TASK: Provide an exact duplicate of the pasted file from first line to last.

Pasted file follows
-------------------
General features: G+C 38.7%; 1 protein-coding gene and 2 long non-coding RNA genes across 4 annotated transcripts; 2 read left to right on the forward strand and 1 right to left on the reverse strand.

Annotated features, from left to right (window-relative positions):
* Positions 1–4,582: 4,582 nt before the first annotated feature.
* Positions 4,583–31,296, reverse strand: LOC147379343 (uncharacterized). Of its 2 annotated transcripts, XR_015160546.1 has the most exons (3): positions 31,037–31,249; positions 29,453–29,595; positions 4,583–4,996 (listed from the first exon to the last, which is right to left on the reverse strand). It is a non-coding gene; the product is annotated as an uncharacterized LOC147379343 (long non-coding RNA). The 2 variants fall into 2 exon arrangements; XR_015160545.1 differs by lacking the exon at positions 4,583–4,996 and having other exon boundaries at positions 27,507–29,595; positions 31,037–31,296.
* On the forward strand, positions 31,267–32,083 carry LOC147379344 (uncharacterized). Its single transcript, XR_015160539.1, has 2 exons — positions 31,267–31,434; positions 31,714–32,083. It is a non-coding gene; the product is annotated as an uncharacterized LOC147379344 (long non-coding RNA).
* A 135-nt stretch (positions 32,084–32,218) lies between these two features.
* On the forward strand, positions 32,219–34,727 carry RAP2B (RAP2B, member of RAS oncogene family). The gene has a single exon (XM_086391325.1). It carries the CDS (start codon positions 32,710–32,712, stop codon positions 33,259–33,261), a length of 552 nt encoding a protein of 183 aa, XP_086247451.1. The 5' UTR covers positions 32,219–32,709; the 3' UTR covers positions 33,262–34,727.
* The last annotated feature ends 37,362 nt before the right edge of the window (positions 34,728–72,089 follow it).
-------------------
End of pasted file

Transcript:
General features: G+C 38.7%; 1 protein-coding gene and 2 long non-coding RNA genes across 4 annotated transcripts; 2 read left to right on the forward strand and 1 right to left on the reverse strand.

Annotated features, from left to right (window-relative positions):
* Positions 1–4,582: 4,582 nt before the first annotated feature.
* Positions 4,583–31,296, reverse strand: LOC147379343 (uncharacterized). Of its 2 annotated transcripts, XR_015160546.1 has the most exons (3): positions 31,037–31,249; positions 29,453–29,595; positions 4,583–4,996 (listed from the first exon to the last, which is right to left on the reverse strand). It is a non-coding gene; the product is annotated as an uncharacterized LOC147379343 (long non-coding RNA). The 2 variants fall into 2 exon arrangements; XR_015160545.1 differs by lacking the exon at positions 4,583–4,996 and having other exon boundaries at positions 27,507–29,595; positions 31,037–31,296.
* On the forward strand, positions 31,267–32,083 carry LOC147379344 (uncharacterized). Its single transcript, XR_015160539.1, has 2 exons — positions 31,267–31,434; positions 31,714–32,083. It is a non-coding gene; the product is annotated as an uncharacterized LOC147379344 (long non-coding RNA).
* A 135-nt stretch (positions 32,084–32,218) lies between these two features.
* On the forward strand, positions 32,219–34,727 carry RAP2B (RAP2B, member of RAS oncogene family). The gene has a single exon (XM_086391325.1). It carries the CDS (start codon positions 32,710–32,712, stop codon positions 33,259–33,261), a length of 552 nt encoding a protein of 183 aa, XP_086247451.1. The 5' UTR covers positions 32,219–32,709; the 3' UTR covers positions 33,262–34,727.
* The last annotated feature ends 37,362 nt before the right edge of the window (positions 34,728–72,089 follow it).